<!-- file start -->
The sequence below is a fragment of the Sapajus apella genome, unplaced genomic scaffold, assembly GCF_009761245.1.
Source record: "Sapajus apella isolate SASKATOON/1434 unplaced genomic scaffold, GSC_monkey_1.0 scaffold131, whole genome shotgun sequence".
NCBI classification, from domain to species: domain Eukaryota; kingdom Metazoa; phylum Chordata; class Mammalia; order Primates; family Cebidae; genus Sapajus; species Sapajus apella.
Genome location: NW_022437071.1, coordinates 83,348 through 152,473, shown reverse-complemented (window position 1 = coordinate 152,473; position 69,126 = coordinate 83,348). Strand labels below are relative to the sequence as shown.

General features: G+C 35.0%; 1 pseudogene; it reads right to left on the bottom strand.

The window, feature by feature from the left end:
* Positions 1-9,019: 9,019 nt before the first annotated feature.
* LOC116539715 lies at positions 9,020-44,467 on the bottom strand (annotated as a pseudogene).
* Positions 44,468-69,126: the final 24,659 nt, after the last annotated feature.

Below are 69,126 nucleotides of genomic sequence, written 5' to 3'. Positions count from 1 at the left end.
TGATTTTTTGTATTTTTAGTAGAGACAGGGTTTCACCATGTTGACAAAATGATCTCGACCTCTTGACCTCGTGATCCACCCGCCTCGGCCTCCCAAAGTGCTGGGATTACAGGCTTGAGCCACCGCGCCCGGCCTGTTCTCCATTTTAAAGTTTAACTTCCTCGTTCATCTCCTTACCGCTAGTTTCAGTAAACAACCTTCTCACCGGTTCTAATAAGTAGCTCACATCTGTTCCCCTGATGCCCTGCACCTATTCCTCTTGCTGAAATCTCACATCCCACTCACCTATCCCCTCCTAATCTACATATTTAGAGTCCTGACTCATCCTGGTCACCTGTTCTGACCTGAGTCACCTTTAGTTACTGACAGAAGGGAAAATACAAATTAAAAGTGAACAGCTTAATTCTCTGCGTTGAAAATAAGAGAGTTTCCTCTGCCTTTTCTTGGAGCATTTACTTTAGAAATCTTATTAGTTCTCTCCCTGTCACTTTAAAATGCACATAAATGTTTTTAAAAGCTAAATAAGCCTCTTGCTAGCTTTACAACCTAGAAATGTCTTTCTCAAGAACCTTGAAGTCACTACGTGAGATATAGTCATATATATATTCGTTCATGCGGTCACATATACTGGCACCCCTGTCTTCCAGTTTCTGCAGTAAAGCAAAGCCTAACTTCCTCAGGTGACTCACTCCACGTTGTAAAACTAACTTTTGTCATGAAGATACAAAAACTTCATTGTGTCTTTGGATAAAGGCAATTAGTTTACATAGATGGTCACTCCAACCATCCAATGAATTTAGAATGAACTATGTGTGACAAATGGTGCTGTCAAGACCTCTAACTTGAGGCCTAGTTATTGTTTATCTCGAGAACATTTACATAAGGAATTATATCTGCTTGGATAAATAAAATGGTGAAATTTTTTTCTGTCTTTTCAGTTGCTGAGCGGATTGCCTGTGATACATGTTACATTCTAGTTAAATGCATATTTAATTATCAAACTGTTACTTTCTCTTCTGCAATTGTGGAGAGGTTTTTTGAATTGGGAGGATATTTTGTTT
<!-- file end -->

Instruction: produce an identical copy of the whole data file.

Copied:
The sequence below is a fragment of the Sapajus apella genome, unplaced genomic scaffold, assembly GCF_009761245.1.
Source record: "Sapajus apella isolate SASKATOON/1434 unplaced genomic scaffold, GSC_monkey_1.0 scaffold131, whole genome shotgun sequence".
NCBI classification, from domain to species: domain Eukaryota; kingdom Metazoa; phylum Chordata; class Mammalia; order Primates; family Cebidae; genus Sapajus; species Sapajus apella.
Genome location: NW_022437071.1, coordinates 83,348 through 152,473, shown reverse-complemented (window position 1 = coordinate 152,473; position 69,126 = coordinate 83,348). Strand labels below are relative to the sequence as shown.

General features: G+C 35.0%; 1 pseudogene; it reads right to left on the bottom strand.

The window, feature by feature from the left end:
* Positions 1-9,019: 9,019 nt before the first annotated feature.
* LOC116539715 lies at positions 9,020-44,467 on the bottom strand (annotated as a pseudogene).
* Positions 44,468-69,126: the final 24,659 nt, after the last annotated feature.

Below are 69,126 nucleotides of genomic sequence, written 5' to 3'. Positions count from 1 at the left end.
TGATTTTTTGTATTTTTAGTAGAGACAGGGTTTCACCATGTTGACAAAATGATCTCGACCTCTTGACCTCGTGATCCACCCGCCTCGGCCTCCCAAAGTGCTGGGATTACAGGCTTGAGCCACCGCGCCCGGCCTGTTCTCCATTTTAAAGTTTAACTTCCTCGTTCATCTCCTTACCGCTAGTTTCAGTAAACAACCTTCTCACCGGTTCTAATAAGTAGCTCACATCTGTTCCCCTGATGCCCTGCACCTATTCCTCTTGCTGAAATCTCACATCCCACTCACCTATCCCCTCCTAATCTACATATTTAGAGTCCTGACTCATCCTGGTCACCTGTTCTGACCTGAGTCACCTTTAGTTACTGACAGAAGGGAAAATACAAATTAAAAGTGAACAGCTTAATTCTCTGCGTTGAAAATAAGAGAGTTTCCTCTGCCTTTTCTTGGAGCATTTACTTTAGAAATCTTATTAGTTCTCTCCCTGTCACTTTAAAATGCACATAAATGTTTTTAAAAGCTAAATAAGCCTCTTGCTAGCTTTACAACCTAGAAATGTCTTTCTCAAGAACCTTGAAGTCACTACGTGAGATATAGTCATATATATATTCGTTCATGCGGTCACATATACTGGCACCCCTGTCTTCCAGTTTCTGCAGTAAAGCAAAGCCTAACTTCCTCAGGTGACTCACTCCACGTTGTAAAACTAACTTTTGTCATGAAGATACAAAAACTTCATTGTGTCTTTGGATAAAGGCAATTAGTTTACATAGATGGTCACTCCAACCATCCAATGAATTTAGAATGAACTATGTGTGACAAATGGTGCTGTCAAGACCTCTAACTTGAGGCCTAGTTATTGTTTATCTCGAGAACATTTACATAAGGAATTATATCTGCTTGGATAAATAAAATGGTGAAATTTTTTTCTGTCTTTTCAGTTGCTGAGCGGATTGCCTGTGATACATGTTACATTCTAGTTAAATGCATATTTAATTATCAAACTGTTACTTTCTCTTCTGCAATTGTGGAGAGGTTTTTTGAATTGGGAGGATATTTTGTTT